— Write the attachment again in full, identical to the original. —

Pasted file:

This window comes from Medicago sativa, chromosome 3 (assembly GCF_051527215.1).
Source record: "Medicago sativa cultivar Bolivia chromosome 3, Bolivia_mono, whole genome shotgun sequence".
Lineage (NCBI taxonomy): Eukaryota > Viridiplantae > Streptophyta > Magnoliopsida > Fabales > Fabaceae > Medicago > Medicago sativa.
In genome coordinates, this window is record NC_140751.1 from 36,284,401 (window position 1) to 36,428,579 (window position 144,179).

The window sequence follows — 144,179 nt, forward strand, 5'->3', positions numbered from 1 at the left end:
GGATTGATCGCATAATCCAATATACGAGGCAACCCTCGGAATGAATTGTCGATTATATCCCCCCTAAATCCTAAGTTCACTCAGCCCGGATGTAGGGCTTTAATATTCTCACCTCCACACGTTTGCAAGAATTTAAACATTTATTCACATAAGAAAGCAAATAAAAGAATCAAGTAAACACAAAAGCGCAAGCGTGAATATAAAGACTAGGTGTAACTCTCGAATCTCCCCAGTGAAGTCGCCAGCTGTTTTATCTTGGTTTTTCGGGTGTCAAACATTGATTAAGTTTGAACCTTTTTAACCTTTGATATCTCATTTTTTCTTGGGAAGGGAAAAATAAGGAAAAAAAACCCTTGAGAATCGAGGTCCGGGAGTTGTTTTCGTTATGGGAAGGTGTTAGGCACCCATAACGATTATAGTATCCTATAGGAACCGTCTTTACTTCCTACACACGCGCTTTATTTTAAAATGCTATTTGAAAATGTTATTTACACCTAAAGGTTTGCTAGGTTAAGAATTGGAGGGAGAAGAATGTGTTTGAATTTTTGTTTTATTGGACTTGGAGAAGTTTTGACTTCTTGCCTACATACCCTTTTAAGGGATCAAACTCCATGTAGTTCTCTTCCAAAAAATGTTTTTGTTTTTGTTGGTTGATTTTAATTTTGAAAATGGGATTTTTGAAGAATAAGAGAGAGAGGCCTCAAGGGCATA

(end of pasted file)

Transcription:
This window comes from Medicago sativa, chromosome 3 (assembly GCF_051527215.1).
Source record: "Medicago sativa cultivar Bolivia chromosome 3, Bolivia_mono, whole genome shotgun sequence".
Lineage (NCBI taxonomy): Eukaryota > Viridiplantae > Streptophyta > Magnoliopsida > Fabales > Fabaceae > Medicago > Medicago sativa.
In genome coordinates, this window is record NC_140751.1 from 36,284,401 (window position 1) to 36,428,579 (window position 144,179).

The window sequence follows — 144,179 nt, forward strand, 5'->3', positions numbered from 1 at the left end:
GGATTGATCGCATAATCCAATATACGAGGCAACCCTCGGAATGAATTGTCGATTATATCCCCCCTAAATCCTAAGTTCACTCAGCCCGGATGTAGGGCTTTAATATTCTCACCTCCACACGTTTGCAAGAATTTAAACATTTATTCACATAAGAAAGCAAATAAAAGAATCAAGTAAACACAAAAGCGCAAGCGTGAATATAAAGACTAGGTGTAACTCTCGAATCTCCCCAGTGAAGTCGCCAGCTGTTTTATCTTGGTTTTTCGGGTGTCAAACATTGATTAAGTTTGAACCTTTTTAACCTTTGATATCTCATTTTTTCTTGGGAAGGGAAAAATAAGGAAAAAAAACCCTTGAGAATCGAGGTCCGGGAGTTGTTTTCGTTATGGGAAGGTGTTAGGCACCCATAACGATTATAGTATCCTATAGGAACCGTCTTTACTTCCTACACACGCGCTTTATTTTAAAATGCTATTTGAAAATGTTATTTACACCTAAAGGTTTGCTAGGTTAAGAATTGGAGGGAGAAGAATGTGTTTGAATTTTTGTTTTATTGGACTTGGAGAAGTTTTGACTTCTTGCCTACATACCCTTTTAAGGGATCAAACTCCATGTAGTTCTCTTCCAAAAAATGTTTTTGTTTTTGTTGGTTGATTTTAATTTTGAAAATGGGATTTTTGAAGAATAAGAGAGAGAGGCCTCAAGGGCATA